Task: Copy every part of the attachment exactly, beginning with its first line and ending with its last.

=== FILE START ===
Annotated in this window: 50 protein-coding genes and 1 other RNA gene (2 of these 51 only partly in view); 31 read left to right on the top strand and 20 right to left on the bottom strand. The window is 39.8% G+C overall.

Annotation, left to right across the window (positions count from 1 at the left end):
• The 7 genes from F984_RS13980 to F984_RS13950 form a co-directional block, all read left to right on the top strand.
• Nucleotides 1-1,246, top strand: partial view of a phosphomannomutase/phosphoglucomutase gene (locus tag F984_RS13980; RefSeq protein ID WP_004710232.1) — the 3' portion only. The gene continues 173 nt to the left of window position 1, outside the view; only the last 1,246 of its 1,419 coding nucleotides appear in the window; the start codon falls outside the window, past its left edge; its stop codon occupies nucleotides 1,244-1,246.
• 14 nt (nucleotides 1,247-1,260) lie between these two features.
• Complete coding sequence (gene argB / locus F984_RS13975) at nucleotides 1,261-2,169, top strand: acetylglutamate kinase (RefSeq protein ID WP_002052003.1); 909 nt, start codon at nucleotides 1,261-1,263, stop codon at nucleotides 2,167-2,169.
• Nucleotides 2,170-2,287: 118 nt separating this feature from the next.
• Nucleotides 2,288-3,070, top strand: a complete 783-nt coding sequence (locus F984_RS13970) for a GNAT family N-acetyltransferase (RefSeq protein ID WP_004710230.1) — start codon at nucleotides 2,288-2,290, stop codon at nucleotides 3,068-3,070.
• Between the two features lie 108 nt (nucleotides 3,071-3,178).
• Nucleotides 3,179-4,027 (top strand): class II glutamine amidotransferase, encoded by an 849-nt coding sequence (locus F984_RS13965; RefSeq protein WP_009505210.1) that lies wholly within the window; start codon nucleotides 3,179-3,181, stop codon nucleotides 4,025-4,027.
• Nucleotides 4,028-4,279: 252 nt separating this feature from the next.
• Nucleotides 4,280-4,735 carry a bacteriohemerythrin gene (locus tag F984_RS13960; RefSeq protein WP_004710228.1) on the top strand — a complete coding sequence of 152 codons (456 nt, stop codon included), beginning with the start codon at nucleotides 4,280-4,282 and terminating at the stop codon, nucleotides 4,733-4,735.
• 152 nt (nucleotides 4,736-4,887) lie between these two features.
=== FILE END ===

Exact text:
Annotated in this window: 50 protein-coding genes and 1 other RNA gene (2 of these 51 only partly in view); 31 read left to right on the top strand and 20 right to left on the bottom strand. The window is 39.8% G+C overall.

Annotation, left to right across the window (positions count from 1 at the left end):
• The 7 genes from F984_RS13980 to F984_RS13950 form a co-directional block, all read left to right on the top strand.
• Nucleotides 1-1,246, top strand: partial view of a phosphomannomutase/phosphoglucomutase gene (locus tag F984_RS13980; RefSeq protein ID WP_004710232.1) — the 3' portion only. The gene continues 173 nt to the left of window position 1, outside the view; only the last 1,246 of its 1,419 coding nucleotides appear in the window; the start codon falls outside the window, past its left edge; its stop codon occupies nucleotides 1,244-1,246.
• 14 nt (nucleotides 1,247-1,260) lie between these two features.
• Complete coding sequence (gene argB / locus F984_RS13975) at nucleotides 1,261-2,169, top strand: acetylglutamate kinase (RefSeq protein ID WP_002052003.1); 909 nt, start codon at nucleotides 1,261-1,263, stop codon at nucleotides 2,167-2,169.
• Nucleotides 2,170-2,287: 118 nt separating this feature from the next.
• Nucleotides 2,288-3,070, top strand: a complete 783-nt coding sequence (locus F984_RS13970) for a GNAT family N-acetyltransferase (RefSeq protein ID WP_004710230.1) — start codon at nucleotides 2,288-2,290, stop codon at nucleotides 3,068-3,070.
• Between the two features lie 108 nt (nucleotides 3,071-3,178).
• Nucleotides 3,179-4,027 (top strand): class II glutamine amidotransferase, encoded by an 849-nt coding sequence (locus F984_RS13965; RefSeq protein WP_009505210.1) that lies wholly within the window; start codon nucleotides 3,179-3,181, stop codon nucleotides 4,025-4,027.
• Nucleotides 4,028-4,279: 252 nt separating this feature from the next.
• Nucleotides 4,280-4,735 carry a bacteriohemerythrin gene (locus tag F984_RS13960; RefSeq protein WP_004710228.1) on the top strand — a complete coding sequence of 152 codons (456 nt, stop codon included), beginning with the start codon at nucleotides 4,280-4,282 and terminating at the stop codon, nucleotides 4,733-4,735.
• 152 nt (nucleotides 4,736-4,887) lie between these two features.